How to connect to a node behind NAT?


I have several nodes behind NAT. How do I connect to these nodes from other network? I know I can connect using “ipfs swarm connect “multiaddress” “, what address I shall use to connect them?



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Ideally, your NAT would support Upnp or something like that (some kind of port-mapping API). However, if it doesn’t, you can enable the experimental AutoRelay feature ( After an initial delay on start, this will automatically detect that your node is unreachable (behind a NAT) and connect to one of our relays.

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my understanding is autorelay is done by ipfs itself. my question is how do I explicitly connect to a node behind NAT? using “ipfs swarm connect”.

my use case is, I want to save a list of connected nodes and connect to them explicitly next time instead of waiting ipfs discover them.


Did you find a solution then? I’m trying to solve a similar problem, but can’t figure out what to pass to the “ipfs swarm connect” command.

So I believe there is a solution for this in k8s land specifically, have added some details here - IPFS, NAT and k8s

However, this has its own drawbacks as outlined in the issue

Hi, @krtk6160
I am facing same issue. Did you find solution to it ?

ipfs dht findpeer <peerID>

If that returns something (like a relay address), try ipfs swarm connect.

If not, the node cannot be contacted because it is behind the NAT and IPFS did not find a way to do it.

I see so is there a way to manually connect node. and get file from one to another.
I followed the link

somehow I managed to get a txt file from Node A to node B
I created node C and now I want to get data from C to B.
but no pings working no connections could me made.

You could use a reverse ssh tunnel from C to some host on the other side of the NAT… and forward port 4001…

@ipfsme I have opened all the ports just to get file.
and can you please share some link to it?
would be grateful.

Also how can we get public ips in our ipfs id ?

There’s no need to open all your ports. Please don’t do that.

The only port that’s necessary is 4001. NAT traversal normally discovers an external IP address for connection to other nodes on the Internet. However, in some cases, a NAT will not be traversable automatically. And in other cases, an ISP also has a NAT… and so your router’s WAN connection might not be a connection to the open Internet.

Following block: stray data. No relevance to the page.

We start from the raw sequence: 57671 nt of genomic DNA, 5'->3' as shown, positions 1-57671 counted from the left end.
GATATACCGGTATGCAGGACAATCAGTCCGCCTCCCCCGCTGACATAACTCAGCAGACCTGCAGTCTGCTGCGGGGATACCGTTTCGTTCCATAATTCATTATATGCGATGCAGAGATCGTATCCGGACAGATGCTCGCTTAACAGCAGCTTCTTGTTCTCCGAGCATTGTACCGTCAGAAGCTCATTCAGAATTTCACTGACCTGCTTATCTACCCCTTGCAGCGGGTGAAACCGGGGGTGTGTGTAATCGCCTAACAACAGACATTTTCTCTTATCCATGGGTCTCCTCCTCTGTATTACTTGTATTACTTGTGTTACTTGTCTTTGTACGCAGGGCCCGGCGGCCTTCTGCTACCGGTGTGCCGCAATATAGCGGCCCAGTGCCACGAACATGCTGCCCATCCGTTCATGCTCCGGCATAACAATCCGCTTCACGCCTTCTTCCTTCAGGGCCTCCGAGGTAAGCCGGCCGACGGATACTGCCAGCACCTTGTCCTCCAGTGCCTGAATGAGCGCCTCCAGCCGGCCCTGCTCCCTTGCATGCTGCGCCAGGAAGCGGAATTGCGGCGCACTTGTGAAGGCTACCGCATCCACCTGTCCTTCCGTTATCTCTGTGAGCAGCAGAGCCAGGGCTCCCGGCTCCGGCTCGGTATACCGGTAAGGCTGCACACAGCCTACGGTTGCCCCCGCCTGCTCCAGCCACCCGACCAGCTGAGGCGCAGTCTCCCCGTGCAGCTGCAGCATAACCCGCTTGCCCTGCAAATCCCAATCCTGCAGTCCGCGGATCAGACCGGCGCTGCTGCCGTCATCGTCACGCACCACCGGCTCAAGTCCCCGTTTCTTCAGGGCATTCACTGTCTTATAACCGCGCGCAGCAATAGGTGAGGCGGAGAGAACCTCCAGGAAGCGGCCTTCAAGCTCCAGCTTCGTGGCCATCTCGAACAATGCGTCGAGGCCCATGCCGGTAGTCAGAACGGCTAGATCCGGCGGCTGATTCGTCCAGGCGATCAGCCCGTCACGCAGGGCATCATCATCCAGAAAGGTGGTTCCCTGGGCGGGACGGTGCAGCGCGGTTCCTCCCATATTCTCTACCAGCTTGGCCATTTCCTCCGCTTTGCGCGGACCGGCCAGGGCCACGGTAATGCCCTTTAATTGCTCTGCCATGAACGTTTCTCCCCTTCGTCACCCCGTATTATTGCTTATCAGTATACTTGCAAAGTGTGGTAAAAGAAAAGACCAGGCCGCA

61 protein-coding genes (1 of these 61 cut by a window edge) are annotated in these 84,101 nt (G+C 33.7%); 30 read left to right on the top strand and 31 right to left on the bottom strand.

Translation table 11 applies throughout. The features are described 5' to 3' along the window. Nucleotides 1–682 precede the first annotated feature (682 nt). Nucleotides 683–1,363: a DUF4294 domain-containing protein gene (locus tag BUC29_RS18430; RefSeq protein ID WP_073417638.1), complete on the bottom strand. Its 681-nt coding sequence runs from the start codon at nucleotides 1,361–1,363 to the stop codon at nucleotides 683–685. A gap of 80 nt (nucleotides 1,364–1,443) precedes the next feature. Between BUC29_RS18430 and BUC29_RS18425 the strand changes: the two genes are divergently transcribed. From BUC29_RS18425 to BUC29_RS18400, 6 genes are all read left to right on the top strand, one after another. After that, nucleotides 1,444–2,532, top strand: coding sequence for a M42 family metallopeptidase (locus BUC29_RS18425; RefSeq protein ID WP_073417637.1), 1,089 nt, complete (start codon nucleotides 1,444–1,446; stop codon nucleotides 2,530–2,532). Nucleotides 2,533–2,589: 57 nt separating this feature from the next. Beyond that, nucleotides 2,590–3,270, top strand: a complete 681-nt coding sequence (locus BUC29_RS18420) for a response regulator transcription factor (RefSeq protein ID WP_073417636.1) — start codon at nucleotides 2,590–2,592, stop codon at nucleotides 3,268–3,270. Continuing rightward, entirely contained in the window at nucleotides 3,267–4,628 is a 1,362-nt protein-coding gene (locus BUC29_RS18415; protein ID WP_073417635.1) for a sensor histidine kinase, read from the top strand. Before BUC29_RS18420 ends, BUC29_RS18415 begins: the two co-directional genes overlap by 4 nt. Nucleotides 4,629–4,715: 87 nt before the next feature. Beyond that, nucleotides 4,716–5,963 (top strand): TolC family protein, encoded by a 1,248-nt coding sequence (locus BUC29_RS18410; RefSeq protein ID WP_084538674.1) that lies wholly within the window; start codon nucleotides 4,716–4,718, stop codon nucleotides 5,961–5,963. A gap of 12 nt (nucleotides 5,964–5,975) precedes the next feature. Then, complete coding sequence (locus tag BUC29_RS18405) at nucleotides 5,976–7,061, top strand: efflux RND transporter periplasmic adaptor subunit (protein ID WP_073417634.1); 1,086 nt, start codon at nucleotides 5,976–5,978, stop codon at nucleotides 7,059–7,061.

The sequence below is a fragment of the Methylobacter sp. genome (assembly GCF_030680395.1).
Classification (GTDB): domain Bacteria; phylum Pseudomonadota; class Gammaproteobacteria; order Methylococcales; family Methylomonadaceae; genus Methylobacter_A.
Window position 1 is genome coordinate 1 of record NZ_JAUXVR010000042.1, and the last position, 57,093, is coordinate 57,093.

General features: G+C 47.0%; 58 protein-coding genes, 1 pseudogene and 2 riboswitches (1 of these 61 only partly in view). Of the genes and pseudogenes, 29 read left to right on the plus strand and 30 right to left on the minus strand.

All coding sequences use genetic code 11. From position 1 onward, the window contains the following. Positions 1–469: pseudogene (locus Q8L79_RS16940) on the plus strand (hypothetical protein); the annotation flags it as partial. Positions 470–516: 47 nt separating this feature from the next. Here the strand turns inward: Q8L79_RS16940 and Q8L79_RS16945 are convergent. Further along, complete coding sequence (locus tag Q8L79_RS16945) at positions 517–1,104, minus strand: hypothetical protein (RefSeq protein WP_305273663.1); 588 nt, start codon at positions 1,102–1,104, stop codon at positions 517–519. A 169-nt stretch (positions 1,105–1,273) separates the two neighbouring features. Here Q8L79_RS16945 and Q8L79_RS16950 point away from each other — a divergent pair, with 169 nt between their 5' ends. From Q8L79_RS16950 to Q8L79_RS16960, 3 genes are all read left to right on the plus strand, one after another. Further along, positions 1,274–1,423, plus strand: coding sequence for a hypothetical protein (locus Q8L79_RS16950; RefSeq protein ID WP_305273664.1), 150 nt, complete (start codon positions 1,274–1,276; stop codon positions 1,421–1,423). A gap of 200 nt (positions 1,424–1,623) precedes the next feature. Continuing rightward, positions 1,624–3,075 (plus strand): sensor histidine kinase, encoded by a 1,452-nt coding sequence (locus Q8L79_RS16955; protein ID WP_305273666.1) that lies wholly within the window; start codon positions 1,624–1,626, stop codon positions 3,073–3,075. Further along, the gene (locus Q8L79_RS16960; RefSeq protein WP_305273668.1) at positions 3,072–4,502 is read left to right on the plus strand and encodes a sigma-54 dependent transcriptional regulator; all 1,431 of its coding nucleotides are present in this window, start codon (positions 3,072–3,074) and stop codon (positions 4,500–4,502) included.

However, ssh is generally considered an essential service and so typically can be used to bypass all NAT issues by creating a reverse tunnel to an external host. So, in your example you indicated that Node A and B can communicate between each other. I assume, but perhaps it’s not the case, that Node A and Node B are running on separate hosts and are connecting across the Internet… as opposed to within the same LAN subnet… Furthermore, I assume you have control over Nodes A and B.

If my assumptions are correct, then you have several options… But an easy one is to try to create a reverse ssh tunnel between C --which is behind a difficult NAT-- and A or B… or some other directly connected Internet host.

If you have an Internet connected host that is not running ipfs, you can create a reverse tunnel via:

ssh -NTC -R *:4001:localhost:4001 user@host

From Node C… which will open port 4001 on the Internet connected host and connect Node C.

If you want that to work, you’ll need to enable GatewayPorts in sshd_config on the Internet connected host.

Thank you so much @ipfsme . I’ll try ssh tunnel from node C and check the results.
For now I have done changes in config file setting “EnableAutoRelay”: true and it managed to connect B to C via this relay address and then getting data from C to B was successful.

p.s Is there a way to show external IP of node C on node B.
As by command ipfs id on node B shows local addresses and relay addresses list only.
Do we have to configure it manually?

How did you nodes sit behind NAT and join the network?